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Letters to the Editor

It's not something that I'm proud of, but I rarely read the Letters to the Editor in the Times. (Lately, I haven't been looking much at the editorial page itself. I'm in agreement with most of the positions taken by the Times editorial staff, but that's just it: what's new?) Today, however, a passage from a letter from Daniel J Callaghan, of Manchester, New Hampshire, caught my eye. 

The administration began this war four years ago with inadequate planning in Iraq and disregard for those who would serve. As a result, the war has become a quagmire in Iraq and more than a million veterans have returned home to face insufficient care and services.

I looked up and saw that Mr Callaghan's was one of six letters gathered under the rubric "On the 4th Anniversary of the War." I read them all and agreed with them all. Ita Hardesty Mason, of Kingston Spring, Tennessee, writes, "We have more enemies now, not friends." Meg Hillert, of Dallas, reminds us that "If America were in Iraq's shoes, we would fight to the death to protect our country, families, and way of life." Cy Shain, of San Francisco, regrets that "We are paying a heavy price for our haste to invade Iraq without having a full appreciation of the fatal consequences and painful complications or our actions." Judy Brewton, of Stamford, Connecticut, lashes out at the President. "From the outset of this falsified war, George W Bush has used America's soldiers cheaply - almost as if they were poker chips."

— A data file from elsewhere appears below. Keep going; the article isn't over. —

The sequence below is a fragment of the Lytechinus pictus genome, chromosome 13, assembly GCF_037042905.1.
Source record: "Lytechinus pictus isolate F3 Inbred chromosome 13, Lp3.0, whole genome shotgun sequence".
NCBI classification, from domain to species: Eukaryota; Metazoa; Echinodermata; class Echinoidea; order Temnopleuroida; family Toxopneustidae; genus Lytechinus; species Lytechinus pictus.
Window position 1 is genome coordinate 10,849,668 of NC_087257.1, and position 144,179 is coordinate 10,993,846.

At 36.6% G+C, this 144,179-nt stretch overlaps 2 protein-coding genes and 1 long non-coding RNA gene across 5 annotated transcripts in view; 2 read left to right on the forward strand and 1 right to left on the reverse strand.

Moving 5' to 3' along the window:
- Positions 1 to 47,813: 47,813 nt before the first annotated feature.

But if I had to choose only one of these letters to endorse as my own, it would be the one written by Rick Armstrong, of Brooklyn.

Frank Rich reveals that 71 percent of sampled Americans supported the war on March 19, 2003. He also mentions that on March 17, 2003, NBC cut short its news coverage to show "Fear Factor" because it knew that was where the ratings were.

Both of these examples show that in the end, American citizens deserve the blame for this war because politicians respond to perceive voter approval.

The buck stops here.


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It is very interesting to see Middle America chiming in with such strident anti-war sentiments now, so long after the fact. Here in New York, we live in such a Blue-state bubble that we forget how many of our countrymen supported this madness from the get-go. These letters made my stomach hurt.

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